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Learn how our Palo Alto Networks customers can help protect against the critical Apache Log4j vulnerability with our Next-Generation Firewalls (PA-Series, VM-Series and CN-Series) by using automated preventions and best practices.
Recap: How the Exploit Works
The Apache Log4j library allows for developers to log various data within their applications. In certain circumstances, data being logged can originate from user input. Should this user input contain special characters, as shown in Step 1 of the above example, a Java method lookup can be called, as shown in Step 2. This method can be redirected to download and execute a Java class hosted on an attacker's external server in Step 3. The malicious Java class is then executed on the victim server that uses the vulnerable log4j instance. For a complete breakdown, description and most up-to-date information on the vulnerability, check out the detailed report from our Unit 42 team.
Automated Preventions and Best Practices to Help Detect and Prevent Against the Log4j Vulnerability
As you can see, Palo Alto Networks, through the Threat Prevention service and automated content updates, has been actively releasing signatures throughout the evolving timeline of this vulnerability.
The following Palo Alto Networks protections can help keep customers secure from this vulnerability:
Multiple complementary security controls across our portfolio, combined with best practices, can help protect organizations against the vulnerability. Here’s how:
If your organization is already aligned with our security best practices, you gain automated protection against the multiple steps of this attack with no manual intervention.
Please note, while we provide multiple avenues of protection against this attack, customers with Log4j in their environments should patch or apply workarounds suggested by respective vendors, and not rely only on the Threat Prevention signatures.
Threat Prevention Best Practices
Also in line with our security best practices, we recommend security profiles be leveraged in policies, similar to this example:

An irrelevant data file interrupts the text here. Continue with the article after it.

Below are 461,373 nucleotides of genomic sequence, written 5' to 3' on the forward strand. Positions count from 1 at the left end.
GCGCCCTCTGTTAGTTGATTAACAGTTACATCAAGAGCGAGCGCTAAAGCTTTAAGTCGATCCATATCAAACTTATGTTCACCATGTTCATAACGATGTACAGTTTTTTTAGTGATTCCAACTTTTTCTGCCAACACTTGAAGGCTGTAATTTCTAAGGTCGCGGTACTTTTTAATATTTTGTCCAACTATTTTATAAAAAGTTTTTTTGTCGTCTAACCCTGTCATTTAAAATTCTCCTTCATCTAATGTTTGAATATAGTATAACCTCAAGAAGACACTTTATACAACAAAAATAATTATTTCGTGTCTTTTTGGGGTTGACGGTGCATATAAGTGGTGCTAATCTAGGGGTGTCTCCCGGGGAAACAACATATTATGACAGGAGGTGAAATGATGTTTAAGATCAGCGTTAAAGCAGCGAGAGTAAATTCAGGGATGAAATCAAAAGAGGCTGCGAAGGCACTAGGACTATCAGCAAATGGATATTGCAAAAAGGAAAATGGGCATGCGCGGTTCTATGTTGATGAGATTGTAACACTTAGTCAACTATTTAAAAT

The Threat IDs relating to Log4Shell are all classified as Critical, so the referenced Vulnerability Protection Profile should be similar to this example:
You can also confirm all the signatures developed to protect against CVE-2021-44228, CVE-2021-45046, and CVE-2021-45105 are present by querying the CVE-ID in the Exceptions tab.
Security Profiles should be applied to Security Policies in a fashion similar to the below example. You can also leverage Security Profiles Groups to minimize configuration errors:
Advanced URL Filtering Best Practices
Advanced URL Filtering profiles should align with this best practice example:
In addition to blocking the categories:
Consider heightened security for the newly-registered-domain and high-risk categories.
DNS Security Best Practices
DNS Security is configured as part of the Anti-Spyware Profiles and should align with best practices similar to this example:
Identifying Vulnerable Devices with IoT Security
Palo Alto Networks IoT Security helps identify IoT devices and IoT device management servers where CVE-2021-44228, CVE-2021-45046 or CVE-2021-45105 is being exploited based on specific indicators of compromise or behavior observed in network traffic.
When IoT Security determines the identity of an IoT device and specifically the libraries it uses, it can alert you if it's running an affected Apache Log4j library. If so, it displays a vulnerability alert in the IoT Security portal so you can take further action, such as updating the device to a software patch that doesn't use the vulnerable library.
If you find any device that is vulnerable to these CVEs or exhibiting anomalous behavior, or if you receive a security alert, consider taking the following actions:
If you cannot patch your device or disable JNDI, take the following steps to minimize risk and keep your network safe:
Visit this website for more information on Palo Alto Networks IoT Security.
About the Log4j Vulnerability
On Dec. 9, 2021, a critical remote code execution (RCE) vulnerability in the Apache java logging package Log4j was disclosed. Given how frequently this open source library is used in enterprise software, teams are on high alert throughout the industry. The vulnerability is tracked as CVE-2021-44228, CVE-2021-45046 and CVE-2021-45105. It is also known as "Log4Shell."
Unauthenticated attackers can exploit Log4Shell and force a vulnerable system to download malicious software, enabling them to take control of servers located within enterprise networks. The affected software is prevalent in many applications and due to the recent discovery of this vulnerability, many systems, both on-premises and within cloud environments, have yet to be patched. Like with many high severity RCE exploits, massive scanning activity for Log4Shell has begun on the internet with the intent of seeking out and exploiting unpatched systems. As such, there have been ongoing reports of active exploitation in the wild, with recorded attempts to leverage the flaw to connect devices into a botnet and drop additional payloads such as Cobalt Strike and cryptocurrency miners.
To stay on top of the latest Log4j analysis and mitigation, as well as the latest vulnerability updates, please continue checking the Unit 42 blog or view the on-demand replay of the Unit 42 Briefing: Apache Log4j Threat Update.